Terry, 41
Terry, 41

Meet Terry

My confidence soared and my networking began. With my parole hearing on the horizon, I’m quite eager to see their faces out in the free world.

As soon as I stepped off the bus, I began questioning my decision to transfer to San Quentin. I noted very quickly that I was feeling apprehensive. I really feel unworthy. I attribute it to my low self-esteem, self-worth, self-value, or whatever other self-attributes you like. It was both new and different. I am usually pretty confident and sure of myself.

Looking back, I see it was because I had solid support at my last prison. Here though, I didn’t know anyone. I had been living in a cell by myself for the last seven years. Now I had a cellie in a 4’ x10’ cage.

I expected it, but there is a stark difference between thinking about it and reality. The knowledge of starting over, which at first seemed a reprieve, now felt daunting. It’s definitely something I needed to get a handle on if I was going to transition out of prison.

I hadn’t seen anyone I recognized for the first few days and it made me feel more uneasy than I thought. Then I met Joe, he helped me volunteer in the library and told me about a coding group where I started to make friends.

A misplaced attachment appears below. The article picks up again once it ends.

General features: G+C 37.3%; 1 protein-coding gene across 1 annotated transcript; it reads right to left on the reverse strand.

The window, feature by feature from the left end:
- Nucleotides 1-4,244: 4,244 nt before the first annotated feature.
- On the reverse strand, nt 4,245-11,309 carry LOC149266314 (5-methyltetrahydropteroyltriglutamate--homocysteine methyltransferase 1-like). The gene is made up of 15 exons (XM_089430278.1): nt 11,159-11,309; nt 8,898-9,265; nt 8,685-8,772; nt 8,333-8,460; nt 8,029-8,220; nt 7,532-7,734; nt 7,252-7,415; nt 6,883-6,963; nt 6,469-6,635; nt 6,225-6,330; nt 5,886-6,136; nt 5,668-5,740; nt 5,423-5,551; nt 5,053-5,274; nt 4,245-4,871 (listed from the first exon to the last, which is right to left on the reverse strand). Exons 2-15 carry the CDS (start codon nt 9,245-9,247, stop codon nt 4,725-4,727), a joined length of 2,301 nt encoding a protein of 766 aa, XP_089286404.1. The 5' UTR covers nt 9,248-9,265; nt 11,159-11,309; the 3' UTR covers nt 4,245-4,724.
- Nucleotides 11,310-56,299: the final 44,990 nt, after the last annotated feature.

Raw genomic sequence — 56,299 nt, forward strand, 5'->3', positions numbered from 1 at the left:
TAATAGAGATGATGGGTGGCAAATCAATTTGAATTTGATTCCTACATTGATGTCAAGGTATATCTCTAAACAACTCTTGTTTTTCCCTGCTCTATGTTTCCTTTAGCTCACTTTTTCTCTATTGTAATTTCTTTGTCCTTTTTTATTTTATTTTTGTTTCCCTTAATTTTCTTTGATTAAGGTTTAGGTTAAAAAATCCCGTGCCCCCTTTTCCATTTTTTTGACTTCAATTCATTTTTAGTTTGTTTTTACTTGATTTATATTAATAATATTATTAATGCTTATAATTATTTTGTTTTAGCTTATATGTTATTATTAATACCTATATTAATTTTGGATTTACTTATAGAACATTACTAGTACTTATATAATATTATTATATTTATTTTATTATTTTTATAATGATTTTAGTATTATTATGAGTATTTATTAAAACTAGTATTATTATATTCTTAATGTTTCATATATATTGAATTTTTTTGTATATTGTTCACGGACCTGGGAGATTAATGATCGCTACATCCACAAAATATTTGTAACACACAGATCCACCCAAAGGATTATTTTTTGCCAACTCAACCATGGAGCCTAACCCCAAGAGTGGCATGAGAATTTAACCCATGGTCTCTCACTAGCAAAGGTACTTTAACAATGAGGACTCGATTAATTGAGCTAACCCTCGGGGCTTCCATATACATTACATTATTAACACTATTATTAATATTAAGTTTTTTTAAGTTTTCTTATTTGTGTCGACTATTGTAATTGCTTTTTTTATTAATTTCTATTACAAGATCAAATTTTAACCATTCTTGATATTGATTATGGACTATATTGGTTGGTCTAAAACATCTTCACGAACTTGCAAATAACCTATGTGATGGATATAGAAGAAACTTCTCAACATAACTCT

I had been in SQ a month but I still only saw what I was missing, until I met Eddie. He asked me to be one of his peacekeepers for Day Of Peace. I readily agreed as I needed something to preoccupy myself. The Day of Peace was really something.

Being my first time at this event, I was told to ‘see the sights’ by the guys I was standing sentry with. I allowed myself to be a glutton for signing up for groups. I came to a table with a familiar PEP in the name. Having participated in other Peer Education Programs, I found out the ‘A’ in APEP was for Academic. Here I met James, Tim, Pitt, Duane, Tommy, Connie, Amanda and Eugenia, who would become my fellow teachers.

When asked if I had my GED, I mentioned I had a college degree. James was seriously eager after I said I would like to assist. Little did I expect that within six months, I would be the ‘math guy’ for three outside volunteers and twenty students.